“When we seek justice, we head to the right place in order to explain the fabrications, highlight the truth and reveal the facts to the people,” Jassem Al Khorafi, who was Speaker from 1999 to 2009, said.
“I am keen on responding to libels and on getting my rights through the institutions under the umbrella of the Constitution and the law,” he said in a statement.
Al Khorafi is rumoured to have been implicated in the recordings.
He attributed his determination to move ahead with the suit to the “recent developments” that led him to keep his complaint to the end in order to “put an end to toxins and rumours, repel sedition, and end the futility of those who wish to abuse our beloved homeland.”
The highly controversial case that has sent shock waves throughout Kuwait started in December when a Twitter user posted on his account that Shaikh Ahmad Al Fahd Al Sabah, the former deputy premier for economic affairs and energy minister, received an audiotape containing highly sensitive information about Shaikh Nasser Al Mohammad Al Ahmad Al Sabah, the former premier, and Al Khorafi.
Shaikh Nasser was a controversial prime minister who was the target of a parliamentary opposition between 2008 and 2011 that wanted him replaced. He finally resigned in November 2011.
When Al Khorafi heard about the claim, he categorically rejected the allegations made against him and the former premier, filed a case with the public prosecutor and pressed for a thorough investigation.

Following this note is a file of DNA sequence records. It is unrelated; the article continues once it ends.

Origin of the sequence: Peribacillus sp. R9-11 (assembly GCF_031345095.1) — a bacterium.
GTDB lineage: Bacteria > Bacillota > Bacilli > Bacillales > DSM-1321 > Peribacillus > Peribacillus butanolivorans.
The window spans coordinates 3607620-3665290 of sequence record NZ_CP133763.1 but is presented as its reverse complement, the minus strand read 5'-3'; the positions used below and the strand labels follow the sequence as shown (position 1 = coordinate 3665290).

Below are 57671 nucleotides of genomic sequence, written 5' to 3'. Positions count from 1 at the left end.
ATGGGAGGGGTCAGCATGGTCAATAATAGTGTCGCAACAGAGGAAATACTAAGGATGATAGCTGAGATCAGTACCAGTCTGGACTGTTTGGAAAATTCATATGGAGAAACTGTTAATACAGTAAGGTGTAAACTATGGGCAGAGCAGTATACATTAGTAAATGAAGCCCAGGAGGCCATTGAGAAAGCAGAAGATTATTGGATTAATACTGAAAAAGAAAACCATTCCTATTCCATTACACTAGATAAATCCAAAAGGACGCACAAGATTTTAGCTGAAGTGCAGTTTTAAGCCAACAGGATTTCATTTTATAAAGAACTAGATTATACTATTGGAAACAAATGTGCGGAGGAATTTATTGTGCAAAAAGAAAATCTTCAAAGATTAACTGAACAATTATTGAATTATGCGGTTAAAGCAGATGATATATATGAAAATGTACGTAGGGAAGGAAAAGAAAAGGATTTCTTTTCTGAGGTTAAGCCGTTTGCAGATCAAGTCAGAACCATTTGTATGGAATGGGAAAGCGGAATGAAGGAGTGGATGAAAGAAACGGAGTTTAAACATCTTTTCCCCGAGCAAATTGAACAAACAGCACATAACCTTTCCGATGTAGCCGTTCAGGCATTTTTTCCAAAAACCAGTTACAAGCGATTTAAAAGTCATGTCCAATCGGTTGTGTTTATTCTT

The Twitter user was held for several days before he was released.
The prosecutor this week summoned Shaikh Ahmad as a witness to hear his version about what happened and about the alleged audiotape.
Shaikh Ahmad, a senior member of the ruling family, said he appeared as a witness before the public prosecution investigating the alleged audiotape and denied there was any tape.
However, he added that he did receive scattered recordings on “local, parliamentary, (ruling) family, financial and regional issues” and that he dealt with them “in accordance with my patriotic duties”.
The parliament looked fractured over the issue with several MPs pushing for more details on the tape and the government revealing the content of the alleged conversations. However, other lawmakers have stressed the need to calm down and wait for the public prosecution.
MP Riyadh Al Adasani pledged to grill Prime Minister Shaikh Jaber Mubarak Al Sabah if he received no answer for his questions about the tape.
“I am going to push for knowing the content of the tape, and if I am told that my question is not constitutional, then I am going to quiz the prime minister,” he said.
However, MP Talal Al Jalal said that the matter was now with the prosecution and people should not interfere.
“Some people are trying to exploit the situation to undermine stability and security in Kuwait,” he said. “We all trust and respect the public prosecution, so let them do their work,” he said.
On Wednesday, as the controversy over the alleged tape deepened, the court stepped in and requested Kuwaitis to avoid debating the issue and to leave it to the public prosecution to take the necessary measures.
Al Khorafi, 74, welcomed the appeal for calm by the court.
“We respect and commend the statement of the Emiri Diwan (Court) to leave the matter for the judiciary,” he said. “The law is our secure refuge and the protector of institutions and individuals in Kuwait. It is the shield for constitutional rights and we hope all concerned parties will cooperate with the Public Prosecutor and help him in his work and provide whatever information they have,” he said.
The former speaker, however, refused to speculate about the reasons Shaikh Nasser did not file a similar lawsuit to clear his name.
“I do respect his views and I believe this is a private matter. He has his own considerations alongside his family for which we have the utmost love and respect,” he said.